Indigenous Waldorf Week at RSCT — Day One

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Photo above: Teachers for Indigenous Waldorf Week at the RSCT: Amy Bomberry, Sean Thompson, and Chandra Maracle.

Notes and report by Joaquin Munoz

Many things about this morning were incredible. Being able to see Haudenosaunee folks, speaking their language, telling their stories, describing their lives, and teaching, is a powerful testament to the resilience of indigenous folks.

From Trauma to Resilience

Sean Thompson may have provided the best frame for this, telling us that if there is a thing like “intergenerational trauma” then there must also be something like “intergenerational resilience.”

When we speak of resilience, we are considering the practices and methods which support the strength and well-being of peoples, that they can persevere in the face of trauma, aggression and oppression, to succeed in the fulfillment of their own potential and special gifts.

The Fullest Manifestation of Themselves

These processes are not meant to make students successful in the traditional sense of the word, like good grades, good attendance, and behaviors that are deemed appropriate in school. 1 Rather, these resiliency practices are designed to support people in connecting to themselves, and to their culture, in order to develop into their fullest manifestation of themselves.

As Dr. Martin Brokenleg (Rosebud Souix) notes, resiliency contributes to the development of “respectful, responsible children” who are able to address and resolve issues of trauma.

When we speak of resilience, we are considering the practices and methods which support the strength and well-being of peoples, that they can persevere in the face of trauma, aggression and oppression, to succeed in the fulfillment of their own potential and special gifts.

Part of what we are seeing in the work of folks like Amy Bomberry, Sean Thompson, Chandra Maracle and others is an incredible act of resilience.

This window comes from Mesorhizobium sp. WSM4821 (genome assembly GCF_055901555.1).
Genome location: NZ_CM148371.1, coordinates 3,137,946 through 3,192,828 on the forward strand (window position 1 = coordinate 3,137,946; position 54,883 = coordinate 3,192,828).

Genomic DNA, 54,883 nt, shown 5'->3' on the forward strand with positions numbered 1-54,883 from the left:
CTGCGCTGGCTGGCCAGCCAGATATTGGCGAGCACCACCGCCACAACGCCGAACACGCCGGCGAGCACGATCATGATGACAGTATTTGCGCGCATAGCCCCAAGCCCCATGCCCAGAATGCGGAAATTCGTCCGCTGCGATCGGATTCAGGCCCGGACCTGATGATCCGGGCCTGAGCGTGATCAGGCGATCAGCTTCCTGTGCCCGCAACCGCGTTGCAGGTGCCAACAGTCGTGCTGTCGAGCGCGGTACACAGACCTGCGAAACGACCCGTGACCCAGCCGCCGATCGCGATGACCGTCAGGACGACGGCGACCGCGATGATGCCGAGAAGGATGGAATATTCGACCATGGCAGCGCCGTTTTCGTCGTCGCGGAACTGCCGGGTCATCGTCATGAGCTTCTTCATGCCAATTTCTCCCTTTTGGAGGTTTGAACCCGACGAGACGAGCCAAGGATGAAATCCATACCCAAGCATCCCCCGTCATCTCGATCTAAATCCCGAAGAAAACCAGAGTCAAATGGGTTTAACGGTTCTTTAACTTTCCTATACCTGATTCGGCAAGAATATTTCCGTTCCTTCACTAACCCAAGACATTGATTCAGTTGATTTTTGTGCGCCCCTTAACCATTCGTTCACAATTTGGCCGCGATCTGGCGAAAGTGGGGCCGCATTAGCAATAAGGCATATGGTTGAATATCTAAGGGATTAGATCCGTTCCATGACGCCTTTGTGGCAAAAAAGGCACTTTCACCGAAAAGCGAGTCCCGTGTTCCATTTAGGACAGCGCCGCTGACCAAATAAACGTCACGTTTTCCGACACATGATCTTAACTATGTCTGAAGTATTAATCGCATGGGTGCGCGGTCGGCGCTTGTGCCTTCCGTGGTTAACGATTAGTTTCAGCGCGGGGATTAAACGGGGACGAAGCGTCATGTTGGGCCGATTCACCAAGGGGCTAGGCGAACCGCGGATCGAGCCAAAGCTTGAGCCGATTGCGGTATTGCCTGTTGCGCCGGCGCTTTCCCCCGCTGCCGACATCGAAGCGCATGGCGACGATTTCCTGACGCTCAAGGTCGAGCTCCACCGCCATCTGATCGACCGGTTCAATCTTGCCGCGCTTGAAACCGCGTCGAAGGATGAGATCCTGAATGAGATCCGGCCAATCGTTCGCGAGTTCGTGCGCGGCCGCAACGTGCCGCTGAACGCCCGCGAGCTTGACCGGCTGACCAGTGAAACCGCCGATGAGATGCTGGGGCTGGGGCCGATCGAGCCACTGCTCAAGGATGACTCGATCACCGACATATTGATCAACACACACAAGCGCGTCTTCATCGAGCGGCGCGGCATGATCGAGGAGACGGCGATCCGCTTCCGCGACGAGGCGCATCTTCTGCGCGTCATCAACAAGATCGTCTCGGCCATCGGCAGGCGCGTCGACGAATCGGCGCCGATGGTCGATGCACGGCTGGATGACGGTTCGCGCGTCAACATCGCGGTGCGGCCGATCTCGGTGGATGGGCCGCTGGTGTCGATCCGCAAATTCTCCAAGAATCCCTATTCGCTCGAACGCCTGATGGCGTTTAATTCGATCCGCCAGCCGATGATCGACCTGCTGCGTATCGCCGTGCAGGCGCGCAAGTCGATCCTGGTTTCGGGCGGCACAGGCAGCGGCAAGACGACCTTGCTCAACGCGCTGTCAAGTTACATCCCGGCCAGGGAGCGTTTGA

Protocols of Ceremony and Story

The maintenance of their language and cultural practices, exhibited in the offering of the Thanksgiving Address, for example, demonstrates a powerful connection to language, to “protocols” of ceremony and story, as Amy noted, and to the power of tradition.

What is so very intriguing about their work is its connection to Waldorf-education and Anthroposophy, a Germanic education reform and spiritual movement established in the early 1900s by Rudolf Steiner.

Their approach is unique in that it considers the potential for engagement and confluence between aspects of Waldorf education and their own Haudenosaunee based educational philosophy and practice. It is around these questions of confluence that the richest discussions can be had.

Part of what is interesting about the discussions we have had thus far is the summed up in a quote from Sean, which he is reported to have said after spending time at the Everlasting Tree School, and prior to his completion of Waldorf teacher training: “there’s something going on here, I can feel it in my heart.”

Blend of Thought

It is here that Waldorf education and Indigenous education practitioners and theorists can have some important conversations. How can Haudenosaunee and anthroposophy have a “blend of thought” as Chandra put it? Notice, as we consider this question through the lens of resilience, that we ask how, not “if.”

Because there are many that might criticize or critique these conversations, stating that Waldorf education is not appropriate for Indigenous peoples because it is European. Resiliency maintains that people are able to enact practices to support their academic and social success in school, the health of their family and friend relationships, and healthy community interactions, according to Brokenleg.

Nowhere does this maintain that it must occur through a particular approach or modality. Thus, rather than being a rejection of traditional ideals and beliefs in favour of European norms and sensibilities, the work of Everlasting Tree demonstrates the work of blending and confluence of different approaches. This was evident in the descriptions of relationship, and its importance in Haudenosaunee culture and tradition.

The Relationship of the Adult to the Child

Paramount to this is the significance of the relationship of the adult to the child as being a spiritual bond. The “spiritual life” of a child is seen as central here, as evidenced by the practice of “introducing children to the world.” Thus, children are perceived to be functional people, with particular needs to be attended to. The children are taught that “all of the things in the world are here for you. All of the people and beings are here on this earth to help you” as Amy noted.

The children are taught that “all of the things in the world are here for you. All of the people and beings are here on this earth to help you.”

These sessions at Rudolf Steiner Centre will no doubt help to enliven great learning and thinking amongst the participants, and will also help us to consider the new movements and impulses of Waldorf education.

The Everlasting Tree School offers an incredible example of meeting the future with impulses from tradition, from new movements, and from a desire to develop strong, resilient Indigenous children. It is a blessing to attend these sessions and be a part of the rich, beautiful learning here.

1 Though undoubtedly, these effects are often the side effects of

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